Fisher's View- Match Racing decided in America's Cup World Series
by Bob Fisher on 20 Nov 2011
Bob Fisher, one of the worlds top international yachting journalists, and certainly the top writer on the America's Cup, is in San Diego for the Third round of the America's Cup World Series.
San Diego America’s Cup World Series - Racing Day 4 - Match Race Finals ACEA - Photo Gilles Martin-Raget © http://photo.americascup.com/
Bob is a multihuller from way back, having competed for Britain in the Little America's Cup and has been covering the America's Cup since 1967.
Dear Diary – Day 6 - America's Cup World Series - San Diego, California, USA
Match racing Finals Saturday
There was a lot of money being placed in the morning on the Energy Team from France as it had shown great speed in the fleet racing. Only the known potential of Jimmy Spithill as a match racer would stand in the way of the French multihull specialists. And so it was to prove – that little extra expertise in the close combat arena was the defining talent to give the America’s Cup defenders the San Diego Match Racing Championship.
Jimmy Spithill went for the windward side of the first start but Yann Guichard came to the line with a perfectly timed start and led to the first four marks, but on the second windward leg a big split gave Spithill in Oracle Racing 4 an opportunity to close. As they approached the windward mark for the final time, Spithill, who had taken the right hand side, came in on starboard tack and dialled down on the French boat, causing them to tack away from the gate. It was a classic match racing move and gave the lead to Oracle Racing 4. Spithill held a nine second lead to the finish – close!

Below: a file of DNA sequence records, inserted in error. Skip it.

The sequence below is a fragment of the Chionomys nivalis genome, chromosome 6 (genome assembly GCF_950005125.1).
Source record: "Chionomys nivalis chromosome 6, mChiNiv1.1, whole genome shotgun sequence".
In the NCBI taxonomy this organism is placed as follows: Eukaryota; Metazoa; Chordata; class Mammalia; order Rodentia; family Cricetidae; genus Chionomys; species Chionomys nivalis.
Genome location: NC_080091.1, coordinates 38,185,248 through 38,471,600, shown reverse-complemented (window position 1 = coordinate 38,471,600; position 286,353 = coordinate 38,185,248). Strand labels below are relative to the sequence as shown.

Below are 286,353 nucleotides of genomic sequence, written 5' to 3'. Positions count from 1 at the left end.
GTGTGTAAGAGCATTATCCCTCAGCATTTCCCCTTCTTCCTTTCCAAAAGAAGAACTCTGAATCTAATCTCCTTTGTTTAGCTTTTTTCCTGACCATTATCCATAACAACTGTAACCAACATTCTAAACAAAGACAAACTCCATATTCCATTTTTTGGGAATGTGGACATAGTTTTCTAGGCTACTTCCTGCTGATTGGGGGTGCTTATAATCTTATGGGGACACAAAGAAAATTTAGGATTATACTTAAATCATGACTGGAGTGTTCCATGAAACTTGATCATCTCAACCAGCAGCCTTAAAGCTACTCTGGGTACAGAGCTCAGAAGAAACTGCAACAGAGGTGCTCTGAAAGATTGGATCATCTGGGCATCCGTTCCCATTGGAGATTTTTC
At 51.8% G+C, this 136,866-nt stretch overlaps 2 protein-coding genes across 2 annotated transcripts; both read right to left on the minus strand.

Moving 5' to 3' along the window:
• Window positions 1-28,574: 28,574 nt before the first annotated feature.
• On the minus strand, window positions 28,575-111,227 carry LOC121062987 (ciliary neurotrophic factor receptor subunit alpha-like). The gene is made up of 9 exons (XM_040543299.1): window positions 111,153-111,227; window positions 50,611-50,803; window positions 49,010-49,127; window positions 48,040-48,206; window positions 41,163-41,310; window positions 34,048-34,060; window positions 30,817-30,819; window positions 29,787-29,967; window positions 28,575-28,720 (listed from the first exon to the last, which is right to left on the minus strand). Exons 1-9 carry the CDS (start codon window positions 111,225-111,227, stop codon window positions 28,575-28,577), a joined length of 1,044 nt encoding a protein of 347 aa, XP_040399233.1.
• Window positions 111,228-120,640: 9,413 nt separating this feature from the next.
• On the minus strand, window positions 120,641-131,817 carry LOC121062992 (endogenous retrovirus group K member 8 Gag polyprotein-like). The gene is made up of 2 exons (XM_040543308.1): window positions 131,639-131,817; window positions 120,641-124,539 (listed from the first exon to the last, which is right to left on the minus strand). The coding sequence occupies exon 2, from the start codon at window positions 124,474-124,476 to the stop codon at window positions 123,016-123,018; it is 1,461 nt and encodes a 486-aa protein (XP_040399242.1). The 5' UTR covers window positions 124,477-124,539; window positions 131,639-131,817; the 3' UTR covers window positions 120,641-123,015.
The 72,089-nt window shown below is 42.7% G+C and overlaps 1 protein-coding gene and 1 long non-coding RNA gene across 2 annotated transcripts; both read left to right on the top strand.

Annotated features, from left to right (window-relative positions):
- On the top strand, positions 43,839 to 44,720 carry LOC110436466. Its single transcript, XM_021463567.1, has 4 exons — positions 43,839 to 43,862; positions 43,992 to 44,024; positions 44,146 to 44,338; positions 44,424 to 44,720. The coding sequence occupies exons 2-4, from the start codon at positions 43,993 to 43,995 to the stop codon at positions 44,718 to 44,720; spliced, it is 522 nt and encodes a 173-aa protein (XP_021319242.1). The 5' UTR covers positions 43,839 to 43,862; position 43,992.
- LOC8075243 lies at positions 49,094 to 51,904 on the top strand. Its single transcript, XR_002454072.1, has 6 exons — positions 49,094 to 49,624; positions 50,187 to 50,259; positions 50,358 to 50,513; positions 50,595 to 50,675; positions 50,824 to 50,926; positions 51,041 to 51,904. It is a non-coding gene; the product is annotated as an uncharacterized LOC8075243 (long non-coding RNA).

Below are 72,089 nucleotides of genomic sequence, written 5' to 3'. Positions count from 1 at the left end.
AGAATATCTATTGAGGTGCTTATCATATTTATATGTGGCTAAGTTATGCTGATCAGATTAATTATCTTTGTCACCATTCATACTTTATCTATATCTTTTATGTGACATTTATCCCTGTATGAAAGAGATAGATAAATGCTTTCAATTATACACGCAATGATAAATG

'It was very tricky, the wind was very shifty,' said Guichard, 'I made a big mistake on the upwind leg and that let them in.' Spithill agreed: 'We hoped for that and latched on to it quickly.'
In the second race, Oracle Racing 4 made a perfectly timed start at the leeward end and went ahead but in the lightest wind of the day thus far (4-5 knots) the boats were close as they went through the leeward gate and Spithill was forced to cover Guichard tack for tack and rounded the top gate with a 13 second lead. Downwind the French crew were to leeward and forward, but Oracle Racing 4 stretched her lead to 20 seconds at the leeward gate. From there Spithill and his talented crew left no doubt about their superiority, finishing 1:09 in front.
Third and fourth place race
Artemis out-flanked by ETNZ in the pre-start trailed the Kiwis across the line and round the first two marks. On the first beat there was an intense tacking duel with the boat speed dropping to around four knots, but Dean Barker remained in control throughout and won by 39 seconds.
Fifth and sixth place race
Aleph attempted to impose a penalty on Oracle Racing 5 but failed. Pierre Pennec did start to windward of Darren Bundock and was able to roll the American boat and lead around the first two marks and proceeded to sail away on every leg of the course to win by 48 seconds.
Seventh and eighth place race
Team Korea penalised in the pre-start had to trail Green Comm for the first half of the two-round course, but when Green Comm went to the left gate at the end of the run and then sailed up the left side of the second windward leg, while Chris Draper took Team Korea the other way in slightly more breeze. When both tacked, Draper on starboard just crossed Vasilij Zbogar on port and the lead changed. Draper made no mistakes and stayed in front to cross the finish 18 seconds ahead.
Oracle Racing 4 will be trying for the elusive double in the winner-take-all fleet Championship race. No team has yet been able to manage that.
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